The Limits of Agency

Sociological social psychology emphasizeshuman agency—our capacity to act upon our physical and social environment. In examining the different interactionist traditions and forms of micro-sociology through this blog, (including the work of symbolic interactionists, phenomenologists, ethnomethodologists, the work of Dorothy Smith, and Erving Goffman), we have focused on how social actors actively create the world through situated practices occurring in concrete instances of social activity. Obviously, we cannot create any social world that we want. In this brief essay, I hope to consider “the limits of agency”.

All social theories implicitly rely on some concept of human nature. Why do people do what they do and what is the relationship between our behavior and our social and physical environment?  So-called “interpretive” and “interactionist” approaches attempt to explicitly state a model of the human agent. For Giddens, in human action, structures allow people to act and constrain how they can act. Through individual action structures are reproduced. For Bourdieu, an actor’s values provide a framework of practical logic through which they understand situations. People are born into a world of meaningful structures. Through our actions we perpetuate and reinforce these structures. How do actors reconfigure or reinterpret enduring structures?

The following is taken from Renfrew and Bahn (2005, Archaeology: The Key Concepts, p. 5):
1. Humans reproduce their being and their social relations through everyday practices;
2. Practices take place in material conditions and through material culture;
3. Practices happen with historical settings inherited from the past, including cultural beliefs, attitudes, and habits: thus actors possess values which both help them to act and constrain their actions;
4. In action, humans do not simply reproduce their material conditions, inherited structures of meaning, and historical consciousness, but change, reinterpret and redefine them as well.
Social scientists have very different views of actors’ agency in making “choices” in everyday life. Some challenge claims of people making voluntary choices. Others argue that the social construction of identity occurs precisely through the voluntary choices of both subordinate and dominant groups. We need to continue to theorize about human agency—our ability to accomplish goals and act to bring about change.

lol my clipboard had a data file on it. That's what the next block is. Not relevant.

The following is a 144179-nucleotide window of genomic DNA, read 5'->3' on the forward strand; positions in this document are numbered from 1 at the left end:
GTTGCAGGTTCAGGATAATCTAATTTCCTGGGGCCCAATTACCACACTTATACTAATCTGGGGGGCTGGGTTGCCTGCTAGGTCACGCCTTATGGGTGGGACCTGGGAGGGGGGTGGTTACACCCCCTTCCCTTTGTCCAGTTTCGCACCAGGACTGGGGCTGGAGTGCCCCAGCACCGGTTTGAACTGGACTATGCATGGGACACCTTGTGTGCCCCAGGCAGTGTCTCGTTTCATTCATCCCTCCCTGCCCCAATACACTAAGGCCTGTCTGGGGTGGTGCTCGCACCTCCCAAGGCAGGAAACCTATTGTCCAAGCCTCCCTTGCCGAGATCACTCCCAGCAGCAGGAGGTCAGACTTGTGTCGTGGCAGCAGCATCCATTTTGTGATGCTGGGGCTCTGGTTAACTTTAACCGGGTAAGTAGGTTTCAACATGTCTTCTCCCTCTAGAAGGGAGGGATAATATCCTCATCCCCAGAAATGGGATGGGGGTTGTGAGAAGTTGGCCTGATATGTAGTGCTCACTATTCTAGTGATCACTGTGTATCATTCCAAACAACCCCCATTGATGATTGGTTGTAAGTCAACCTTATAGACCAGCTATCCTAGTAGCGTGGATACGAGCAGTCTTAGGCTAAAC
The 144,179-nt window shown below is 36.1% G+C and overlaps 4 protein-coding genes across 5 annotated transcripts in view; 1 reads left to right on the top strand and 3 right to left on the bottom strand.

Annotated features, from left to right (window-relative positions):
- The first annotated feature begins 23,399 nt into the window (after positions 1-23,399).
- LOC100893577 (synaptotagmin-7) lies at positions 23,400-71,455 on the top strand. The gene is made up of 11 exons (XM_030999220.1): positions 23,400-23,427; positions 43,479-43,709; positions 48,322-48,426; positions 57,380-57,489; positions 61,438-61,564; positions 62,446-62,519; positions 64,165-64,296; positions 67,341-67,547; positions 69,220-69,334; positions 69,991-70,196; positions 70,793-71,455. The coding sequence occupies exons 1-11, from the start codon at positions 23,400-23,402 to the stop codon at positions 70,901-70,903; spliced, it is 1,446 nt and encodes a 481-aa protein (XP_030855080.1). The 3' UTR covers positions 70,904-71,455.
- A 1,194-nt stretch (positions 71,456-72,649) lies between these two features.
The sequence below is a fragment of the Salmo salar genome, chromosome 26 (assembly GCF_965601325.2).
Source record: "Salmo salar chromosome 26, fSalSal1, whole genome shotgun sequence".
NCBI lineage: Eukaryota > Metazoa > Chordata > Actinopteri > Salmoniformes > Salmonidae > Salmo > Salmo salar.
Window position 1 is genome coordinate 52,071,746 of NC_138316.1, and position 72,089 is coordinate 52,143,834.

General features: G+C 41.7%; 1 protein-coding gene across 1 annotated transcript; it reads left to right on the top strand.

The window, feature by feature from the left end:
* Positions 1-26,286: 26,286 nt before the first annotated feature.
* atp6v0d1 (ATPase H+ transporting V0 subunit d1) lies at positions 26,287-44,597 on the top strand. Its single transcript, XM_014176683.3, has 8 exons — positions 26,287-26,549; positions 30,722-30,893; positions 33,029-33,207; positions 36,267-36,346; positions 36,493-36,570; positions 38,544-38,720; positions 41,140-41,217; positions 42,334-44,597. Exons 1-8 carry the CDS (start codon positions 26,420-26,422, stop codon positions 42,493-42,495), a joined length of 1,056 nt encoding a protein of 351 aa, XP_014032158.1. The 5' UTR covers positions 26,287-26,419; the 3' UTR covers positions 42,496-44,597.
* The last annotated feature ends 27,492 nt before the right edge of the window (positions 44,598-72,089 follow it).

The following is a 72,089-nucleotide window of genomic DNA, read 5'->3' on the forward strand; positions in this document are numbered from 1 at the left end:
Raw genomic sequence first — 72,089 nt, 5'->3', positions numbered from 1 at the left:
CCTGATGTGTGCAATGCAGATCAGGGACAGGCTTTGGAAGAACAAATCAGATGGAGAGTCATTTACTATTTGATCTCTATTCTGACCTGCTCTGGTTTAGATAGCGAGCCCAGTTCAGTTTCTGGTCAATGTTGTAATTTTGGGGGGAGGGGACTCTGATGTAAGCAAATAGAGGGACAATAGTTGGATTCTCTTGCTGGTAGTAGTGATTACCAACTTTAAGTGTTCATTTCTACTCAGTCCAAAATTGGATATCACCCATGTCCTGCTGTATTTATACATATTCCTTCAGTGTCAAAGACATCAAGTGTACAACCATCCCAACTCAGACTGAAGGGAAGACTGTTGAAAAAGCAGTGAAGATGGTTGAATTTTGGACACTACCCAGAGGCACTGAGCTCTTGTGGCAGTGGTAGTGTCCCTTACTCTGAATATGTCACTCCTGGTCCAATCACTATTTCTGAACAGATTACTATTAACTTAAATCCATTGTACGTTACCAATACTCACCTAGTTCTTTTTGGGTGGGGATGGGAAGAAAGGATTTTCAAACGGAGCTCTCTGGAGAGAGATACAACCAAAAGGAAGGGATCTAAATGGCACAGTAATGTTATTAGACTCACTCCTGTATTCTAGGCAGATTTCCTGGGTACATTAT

Neither liberal individualism nor poststructuralism adequately theorize agency within social constraint because of their faulty views of the self. Liberal individualism sees the individual as existing prior to its social surroundings and thus capable of “robust” agency in making choices about life goals and how to achieve them. This approach down plays the culturally produced nature of values and goals.
Some forms of poststructuralism, in contrast, see individuals as mere fictions caught in the constraints of language that mask the prior constitution of the social. This approach almost denies our capacity for agency at all. Oppressive social constructs can be changed through purposive social action.

Susan Carle (2005) draws upon classical pragmatism to acknowledge the social constructed nature of the self and to recognize our robust capacity for human agency at both individual and collective levels. We do not simply choose our identities or destinies. Instead we are constituted in our identities, desires, values and goals by our social contexts. For pragmatists, selves in interaction with others ongoingly reproduce the social context, just as this context, consisting of selves in interaction, ongoingly reproduces these selves. There is a reflexiverelationship between self and society. Both liberal individualism and poststructuralism tend to over emphasize the unidirectionality of what we should see as a complex process.